UpdatedToday’s AMI QT Devotional, provided by Pastor Ryun Chang (AMI Teaching Pastor), was first posted on August 31, 2014.
Spiritual Food for Thought for the Weekend
“Here there is no Greek or Jew, circumcised or uncircumcised, barbarian, Scythian, slave or free, but Christ is all, and is in all.”
In my last Sunday blog, we read about the frustration of an American-born Asian American co-ed who got tired of being asked, “Where are you from?” or told, “You speak English very well.” She even added, “My little brother takes pride in the fact that he can’t pronounce his Korean name at all . . . and he refuses to hang around with Asians.”
Obviously, this sort of differentiation can take its toll on the psyche of Asian Americans. For some, this affects their mental health, causing anything ranging from simple unhappiness, to alienation, or even denying one’s ethnicity. They may see discrimination by the dominant society as being the result of the failure of ethnic minorities to fully assimilate themselves into the mainstream American society. Another reaction is to enclose oneself within the social boundary of his subculture, largely out of fear of interacting with Caucasians or other races: He accepts discrimination as a fact of life and may not even seek employment in the mainstream sector. Is there another option? Yes, there is. As believers, we can live in the world neither as ethnically defined individuals nor as a “white wannabes,” but as Christ’s followers.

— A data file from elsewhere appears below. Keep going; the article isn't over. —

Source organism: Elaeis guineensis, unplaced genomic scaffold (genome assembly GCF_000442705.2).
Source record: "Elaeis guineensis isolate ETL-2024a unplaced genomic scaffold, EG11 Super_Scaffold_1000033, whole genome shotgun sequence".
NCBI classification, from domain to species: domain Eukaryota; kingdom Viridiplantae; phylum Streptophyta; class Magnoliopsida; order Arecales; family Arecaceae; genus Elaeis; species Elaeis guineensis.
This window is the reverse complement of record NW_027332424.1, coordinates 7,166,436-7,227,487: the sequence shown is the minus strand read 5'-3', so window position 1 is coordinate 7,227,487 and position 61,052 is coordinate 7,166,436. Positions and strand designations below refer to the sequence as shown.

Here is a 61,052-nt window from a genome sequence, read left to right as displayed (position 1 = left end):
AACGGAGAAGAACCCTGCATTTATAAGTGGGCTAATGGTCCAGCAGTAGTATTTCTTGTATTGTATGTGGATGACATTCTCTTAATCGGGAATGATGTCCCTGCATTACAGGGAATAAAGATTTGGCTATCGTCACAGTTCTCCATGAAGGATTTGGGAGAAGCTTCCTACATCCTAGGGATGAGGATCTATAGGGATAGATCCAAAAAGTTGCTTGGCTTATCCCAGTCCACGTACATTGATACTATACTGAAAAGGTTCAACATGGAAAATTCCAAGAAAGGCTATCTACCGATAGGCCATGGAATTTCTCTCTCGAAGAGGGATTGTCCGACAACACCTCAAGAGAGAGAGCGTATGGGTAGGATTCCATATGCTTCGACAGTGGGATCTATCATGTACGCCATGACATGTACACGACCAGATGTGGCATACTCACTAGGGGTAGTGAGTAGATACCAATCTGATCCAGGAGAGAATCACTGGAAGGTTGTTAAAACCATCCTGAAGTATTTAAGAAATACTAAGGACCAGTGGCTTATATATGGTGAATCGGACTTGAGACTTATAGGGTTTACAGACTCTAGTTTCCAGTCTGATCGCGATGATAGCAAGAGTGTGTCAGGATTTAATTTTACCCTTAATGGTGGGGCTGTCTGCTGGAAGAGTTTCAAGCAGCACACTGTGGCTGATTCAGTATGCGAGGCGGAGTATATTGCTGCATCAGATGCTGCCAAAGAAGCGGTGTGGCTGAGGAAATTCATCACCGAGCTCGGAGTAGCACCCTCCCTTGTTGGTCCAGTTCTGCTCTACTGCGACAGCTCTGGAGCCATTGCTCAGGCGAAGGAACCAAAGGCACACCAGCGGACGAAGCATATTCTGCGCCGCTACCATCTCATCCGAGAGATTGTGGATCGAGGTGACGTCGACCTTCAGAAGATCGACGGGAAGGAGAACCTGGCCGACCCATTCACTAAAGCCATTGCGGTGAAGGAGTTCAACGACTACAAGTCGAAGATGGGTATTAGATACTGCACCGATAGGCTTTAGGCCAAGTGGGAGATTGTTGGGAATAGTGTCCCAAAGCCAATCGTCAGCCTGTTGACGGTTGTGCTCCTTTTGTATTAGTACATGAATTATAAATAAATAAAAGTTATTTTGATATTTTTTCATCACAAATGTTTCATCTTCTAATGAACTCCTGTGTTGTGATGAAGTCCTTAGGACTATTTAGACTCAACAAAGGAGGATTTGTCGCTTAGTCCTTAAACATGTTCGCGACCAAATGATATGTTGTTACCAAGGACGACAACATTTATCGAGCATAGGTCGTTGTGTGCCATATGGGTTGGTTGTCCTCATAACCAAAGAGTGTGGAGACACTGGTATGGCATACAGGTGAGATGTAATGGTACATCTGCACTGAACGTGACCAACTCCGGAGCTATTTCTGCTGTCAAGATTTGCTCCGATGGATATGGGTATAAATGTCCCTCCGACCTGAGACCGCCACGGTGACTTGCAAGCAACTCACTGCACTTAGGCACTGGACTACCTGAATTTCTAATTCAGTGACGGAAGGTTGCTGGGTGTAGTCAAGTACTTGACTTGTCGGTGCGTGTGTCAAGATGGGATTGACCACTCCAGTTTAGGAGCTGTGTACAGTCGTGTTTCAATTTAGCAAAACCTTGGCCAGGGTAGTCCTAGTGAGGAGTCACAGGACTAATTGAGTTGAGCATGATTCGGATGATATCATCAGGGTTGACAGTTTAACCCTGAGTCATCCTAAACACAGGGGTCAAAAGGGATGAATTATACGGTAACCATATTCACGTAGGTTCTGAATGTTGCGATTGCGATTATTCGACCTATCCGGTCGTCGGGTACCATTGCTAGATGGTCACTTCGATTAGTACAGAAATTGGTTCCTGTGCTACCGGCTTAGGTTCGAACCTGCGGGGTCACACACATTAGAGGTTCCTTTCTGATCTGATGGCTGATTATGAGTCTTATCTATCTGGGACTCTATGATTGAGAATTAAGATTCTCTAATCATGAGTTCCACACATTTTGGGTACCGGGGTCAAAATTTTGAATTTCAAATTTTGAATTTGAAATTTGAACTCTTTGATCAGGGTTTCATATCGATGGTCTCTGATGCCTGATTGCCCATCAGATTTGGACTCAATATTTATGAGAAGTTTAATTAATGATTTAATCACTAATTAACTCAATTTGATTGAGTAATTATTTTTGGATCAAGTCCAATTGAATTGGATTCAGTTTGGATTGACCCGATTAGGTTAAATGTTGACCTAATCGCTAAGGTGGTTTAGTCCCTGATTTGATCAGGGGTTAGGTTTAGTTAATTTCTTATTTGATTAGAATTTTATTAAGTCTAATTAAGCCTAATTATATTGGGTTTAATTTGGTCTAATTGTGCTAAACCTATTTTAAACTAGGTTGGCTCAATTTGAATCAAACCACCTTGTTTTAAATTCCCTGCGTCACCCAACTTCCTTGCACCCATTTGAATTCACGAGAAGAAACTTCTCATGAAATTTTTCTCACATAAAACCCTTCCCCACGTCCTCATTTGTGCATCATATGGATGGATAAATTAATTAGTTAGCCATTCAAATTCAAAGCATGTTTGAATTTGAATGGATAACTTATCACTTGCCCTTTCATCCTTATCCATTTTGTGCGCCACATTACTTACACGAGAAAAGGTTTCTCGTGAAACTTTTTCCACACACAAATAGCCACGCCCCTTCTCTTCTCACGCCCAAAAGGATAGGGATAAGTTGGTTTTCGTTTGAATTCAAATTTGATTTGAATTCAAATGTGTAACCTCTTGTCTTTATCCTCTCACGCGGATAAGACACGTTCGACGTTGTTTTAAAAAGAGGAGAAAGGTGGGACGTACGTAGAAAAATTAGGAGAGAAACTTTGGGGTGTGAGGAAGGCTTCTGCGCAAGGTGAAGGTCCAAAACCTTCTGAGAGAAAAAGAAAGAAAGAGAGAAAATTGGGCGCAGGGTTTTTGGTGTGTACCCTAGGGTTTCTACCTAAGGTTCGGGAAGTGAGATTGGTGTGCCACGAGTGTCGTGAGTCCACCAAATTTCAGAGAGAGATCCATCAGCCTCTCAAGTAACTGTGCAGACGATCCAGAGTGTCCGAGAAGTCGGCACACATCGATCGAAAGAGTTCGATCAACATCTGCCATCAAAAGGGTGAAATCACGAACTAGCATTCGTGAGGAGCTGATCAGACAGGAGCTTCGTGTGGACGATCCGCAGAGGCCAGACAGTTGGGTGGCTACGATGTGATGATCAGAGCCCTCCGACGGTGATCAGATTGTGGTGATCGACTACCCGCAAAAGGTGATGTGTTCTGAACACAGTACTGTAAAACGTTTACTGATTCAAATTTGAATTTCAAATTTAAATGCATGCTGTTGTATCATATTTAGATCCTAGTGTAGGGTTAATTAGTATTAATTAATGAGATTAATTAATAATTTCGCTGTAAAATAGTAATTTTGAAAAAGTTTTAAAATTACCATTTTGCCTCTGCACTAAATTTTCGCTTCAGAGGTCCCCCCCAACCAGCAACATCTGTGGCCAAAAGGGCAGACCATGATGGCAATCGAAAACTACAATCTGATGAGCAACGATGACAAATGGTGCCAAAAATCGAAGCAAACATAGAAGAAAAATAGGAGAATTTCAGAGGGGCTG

Ultimately, our identity ought to come from what God thinks of us. We are not defined by what the society says about us, but what God’s word declares. What is the implication of Jesus’ declaration that “to all who received Jesus, to those who believed in his name, he gave the right to become children of God” (Jn. 1:12)? Being given such right is a great privilege, hence, why should we feel ashamed due to what men, an entity much less significant than God, think? Since God is happy to call us His children, we neither have to act any differently just to please certain people nor do we hide in fear because of them.
Ultimately, in Christ, race, gender, and class differences are made irrelevant. Instead, as God’s new creation (2 Cor. 5:17), Christ’s followers are uniquely equipped by God’s word and the Holy Spirit to implore the sinners of all races, genders and classes to “be reconciled to God” in Christ (2 Cor. 5:20); and then work together to bring about a society that reflects God’s kingdom (Matt. 6:10; Rom. 14:17).
Prayer: Heavenly Father, help me to be deeply rooted in my identity as Your child who has been adopted into the family of God through my faith, which was a gift from You, in Christ. Let that affect all that I do, think, and feel. Amen.
Bible Reading for Today: Isaiah 56